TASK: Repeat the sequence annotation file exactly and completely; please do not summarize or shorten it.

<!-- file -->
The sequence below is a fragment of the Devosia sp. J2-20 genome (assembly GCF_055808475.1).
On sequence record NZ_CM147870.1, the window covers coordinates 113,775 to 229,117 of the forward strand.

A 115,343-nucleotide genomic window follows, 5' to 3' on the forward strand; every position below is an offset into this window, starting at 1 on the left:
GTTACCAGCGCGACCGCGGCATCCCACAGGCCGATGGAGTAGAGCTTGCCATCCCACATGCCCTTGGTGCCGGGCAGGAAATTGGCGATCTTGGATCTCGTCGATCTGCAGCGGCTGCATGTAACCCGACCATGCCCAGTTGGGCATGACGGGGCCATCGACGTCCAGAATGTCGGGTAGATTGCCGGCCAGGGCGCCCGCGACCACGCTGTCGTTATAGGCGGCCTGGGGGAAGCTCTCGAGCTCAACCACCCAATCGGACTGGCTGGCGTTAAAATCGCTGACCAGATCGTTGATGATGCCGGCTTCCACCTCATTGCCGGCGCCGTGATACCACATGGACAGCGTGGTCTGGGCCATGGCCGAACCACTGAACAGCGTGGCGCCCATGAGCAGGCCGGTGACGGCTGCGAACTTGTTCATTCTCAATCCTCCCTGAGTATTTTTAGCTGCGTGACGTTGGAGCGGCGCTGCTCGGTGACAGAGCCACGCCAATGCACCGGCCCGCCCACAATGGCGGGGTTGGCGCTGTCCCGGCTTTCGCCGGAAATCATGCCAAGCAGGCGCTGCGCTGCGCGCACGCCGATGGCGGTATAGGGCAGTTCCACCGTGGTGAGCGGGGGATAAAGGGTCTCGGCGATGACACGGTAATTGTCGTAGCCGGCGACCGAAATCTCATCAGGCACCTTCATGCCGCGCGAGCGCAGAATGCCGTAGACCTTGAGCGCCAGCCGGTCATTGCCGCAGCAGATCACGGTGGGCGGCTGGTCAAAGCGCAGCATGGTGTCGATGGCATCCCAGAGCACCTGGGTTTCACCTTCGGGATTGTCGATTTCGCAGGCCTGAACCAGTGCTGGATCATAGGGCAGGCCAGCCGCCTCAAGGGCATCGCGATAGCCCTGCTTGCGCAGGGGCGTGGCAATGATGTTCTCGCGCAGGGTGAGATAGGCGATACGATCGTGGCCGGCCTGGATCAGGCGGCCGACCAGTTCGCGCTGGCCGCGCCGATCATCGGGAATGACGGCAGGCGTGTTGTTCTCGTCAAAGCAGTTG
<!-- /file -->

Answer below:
The sequence below is a fragment of the Devosia sp. J2-20 genome (assembly GCF_055808475.1).
On sequence record NZ_CM147870.1, the window covers coordinates 113,775 to 229,117 of the forward strand.

A 115,343-nucleotide genomic window follows, 5' to 3' on the forward strand; every position below is an offset into this window, starting at 1 on the left:
GTTACCAGCGCGACCGCGGCATCCCACAGGCCGATGGAGTAGAGCTTGCCATCCCACATGCCCTTGGTGCCGGGCAGGAAATTGGCGATCTTGGATCTCGTCGATCTGCAGCGGCTGCATGTAACCCGACCATGCCCAGTTGGGCATGACGGGGCCATCGACGTCCAGAATGTCGGGTAGATTGCCGGCCAGGGCGCCCGCGACCACGCTGTCGTTATAGGCGGCCTGGGGGAAGCTCTCGAGCTCAACCACCCAATCGGACTGGCTGGCGTTAAAATCGCTGACCAGATCGTTGATGATGCCGGCTTCCACCTCATTGCCGGCGCCGTGATACCACATGGACAGCGTGGTCTGGGCCATGGCCGAACCACTGAACAGCGTGGCGCCCATGAGCAGGCCGGTGACGGCTGCGAACTTGTTCATTCTCAATCCTCCCTGAGTATTTTTAGCTGCGTGACGTTGGAGCGGCGCTGCTCGGTGACAGAGCCACGCCAATGCACCGGCCCGCCCACAATGGCGGGGTTGGCGCTGTCCCGGCTTTCGCCGGAAATCATGCCAAGCAGGCGCTGCGCTGCGCGCACGCCGATGGCGGTATAGGGCAGTTCCACCGTGGTGAGCGGGGGATAAAGGGTCTCGGCGATGACACGGTAATTGTCGTAGCCGGCGACCGAAATCTCATCAGGCACCTTCATGCCGCGCGAGCGCAGAATGCCGTAGACCTTGAGCGCCAGCCGGTCATTGCCGCAGCAGATCACGGTGGGCGGCTGGTCAAAGCGCAGCATGGTGTCGATGGCATCCCAGAGCACCTGGGTTTCACCTTCGGGATTGTCGATTTCGCAGGCCTGAACCAGTGCTGGATCATAGGGCAGGCCAGCCGCCTCAAGGGCATCGCGATAGCCCTGCTTGCGCAGGGGCGTGGCAATGATGTTCTCGCGCAGGGTGAGATAGGCGATACGATCGTGGCCGGCCTGGATCAGGCGGCCGACCAGTTCGCGCTGGCCGCGCCGATCATCGGGAATGACGGCAGGCGTGTTGTTCTCGTCAAAGCAGTTG